Cambodia’s ambassador to the UN has written to UN Secretary-General Ban Ki-moon complaining about the human rights envoy to Cambodia, Yash Ghai, and questioning whether there is still a need for such an official.
In the latest chapter in an escalating war of words over comments by Ghai, who last week expressed dismay at the state of the country’s judiciary, land-grabbing and forced evictions, Ambassador Sea Kosal wrote that Cambodia had been “deeply upset with the aggressive behavior [of Ghai].”
In his Dec 18 letter to Ban, Sea Kosal also said that the government was considering whether a UN rights envoy was necessary, given that Cambodia was “moving smoothly and irreversibly to the path of respect of human rights, much better than many countries in the region where there are no special representatives on human rights.”
Prime Minister Hun Sen on Wednesday appealed to television stations to broadcast stories about the human rights situation in Ghai’s home country Kenya, which the premier said was worse than Cambodia. “If you had spoken appropriately, I would have accepted it. But when you insult our origins, I insult your origins too,” Hun Sen said, in apparent reference to Ghai.
CPP National Assembly First Vice President Nguon Nhel said Thursday that there were valid reasons to reconsider the need for a UN special envoy, as Cambodian people already know their rights.
The presence of UN offices and representatives in an independent country requires a bilateral agreement between the government and the world body, Nguon Nhel said.
“[Ghai] evaluated the human rights issues without the [government’s] opinion,” he said, adding that the presence of an envoy from the UN would only continue if the government agrees with how he conducts his work.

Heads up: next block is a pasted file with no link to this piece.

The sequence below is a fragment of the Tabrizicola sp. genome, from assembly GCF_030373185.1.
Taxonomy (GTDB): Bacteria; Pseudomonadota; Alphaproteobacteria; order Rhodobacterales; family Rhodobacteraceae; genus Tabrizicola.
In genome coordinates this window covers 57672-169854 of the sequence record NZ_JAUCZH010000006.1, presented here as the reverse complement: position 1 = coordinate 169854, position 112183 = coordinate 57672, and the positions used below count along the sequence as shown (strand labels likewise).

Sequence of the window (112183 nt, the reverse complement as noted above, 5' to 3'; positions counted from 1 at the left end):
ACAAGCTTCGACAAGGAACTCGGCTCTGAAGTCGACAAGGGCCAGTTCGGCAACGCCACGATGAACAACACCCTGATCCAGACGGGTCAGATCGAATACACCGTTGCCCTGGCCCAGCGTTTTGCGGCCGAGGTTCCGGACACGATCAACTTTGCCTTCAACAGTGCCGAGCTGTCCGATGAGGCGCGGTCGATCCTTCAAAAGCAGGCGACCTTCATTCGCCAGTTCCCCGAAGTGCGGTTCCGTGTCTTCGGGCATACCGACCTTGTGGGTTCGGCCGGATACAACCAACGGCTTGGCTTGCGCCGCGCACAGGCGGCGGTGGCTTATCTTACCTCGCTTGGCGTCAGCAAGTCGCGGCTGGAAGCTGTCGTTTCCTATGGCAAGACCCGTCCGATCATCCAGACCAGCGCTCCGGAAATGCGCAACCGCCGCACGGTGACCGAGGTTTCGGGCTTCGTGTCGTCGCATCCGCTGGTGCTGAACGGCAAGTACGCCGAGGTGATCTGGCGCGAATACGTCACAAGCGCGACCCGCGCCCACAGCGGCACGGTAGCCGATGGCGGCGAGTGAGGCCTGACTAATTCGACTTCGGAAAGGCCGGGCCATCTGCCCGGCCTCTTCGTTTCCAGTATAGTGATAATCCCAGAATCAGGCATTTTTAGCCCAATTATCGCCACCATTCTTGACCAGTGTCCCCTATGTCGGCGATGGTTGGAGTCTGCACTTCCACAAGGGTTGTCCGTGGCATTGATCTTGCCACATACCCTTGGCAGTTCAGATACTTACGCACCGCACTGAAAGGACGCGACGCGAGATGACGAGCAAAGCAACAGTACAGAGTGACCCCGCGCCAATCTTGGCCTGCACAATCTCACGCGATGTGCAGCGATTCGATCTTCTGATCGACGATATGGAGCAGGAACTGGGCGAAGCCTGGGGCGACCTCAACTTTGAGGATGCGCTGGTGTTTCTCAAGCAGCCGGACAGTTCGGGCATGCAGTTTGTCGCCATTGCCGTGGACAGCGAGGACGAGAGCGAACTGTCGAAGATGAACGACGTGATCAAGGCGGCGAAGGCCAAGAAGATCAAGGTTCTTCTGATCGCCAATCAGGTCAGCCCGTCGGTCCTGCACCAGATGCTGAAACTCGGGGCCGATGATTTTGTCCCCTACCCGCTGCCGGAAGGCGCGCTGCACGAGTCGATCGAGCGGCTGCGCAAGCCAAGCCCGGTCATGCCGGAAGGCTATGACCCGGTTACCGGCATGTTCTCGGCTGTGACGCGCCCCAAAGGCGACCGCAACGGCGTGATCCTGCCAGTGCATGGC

The posting of UN rights envoys to Cambodia was agreed under Article 17 of the 1991 Paris Peace Agreements, which states that “after the end of the transitional period, the UNCHR [UN Center for Human Rights] should continue to monitor closely the human rights situation in Cambodia, including, if necessary, by the appointment of a special rapporteur.”
Ny Chakrya, chief of monitoring for rights group Adhoc, said the presence of a UN envoy for human rights was “priceless.”
“When the UN decides that the human rights situation here is good enough they will leave,” he said, adding that preventing the envoy from doing his work would hurt Cambodia’s international image.
Naly Pilorge, director of rights group Licadho, said the presence of an envoy was not a question of improvement compared to other countries, but one of obligation.
The police beating of monks outside the Vietnamese Embassy and the use of a fire hose to disperse peaceful marchers in Ratanakkiri this week is evidence of continued poor performance by the authorities on human rights issues, Pilorge added.
(Additional reporting by Yun Samean)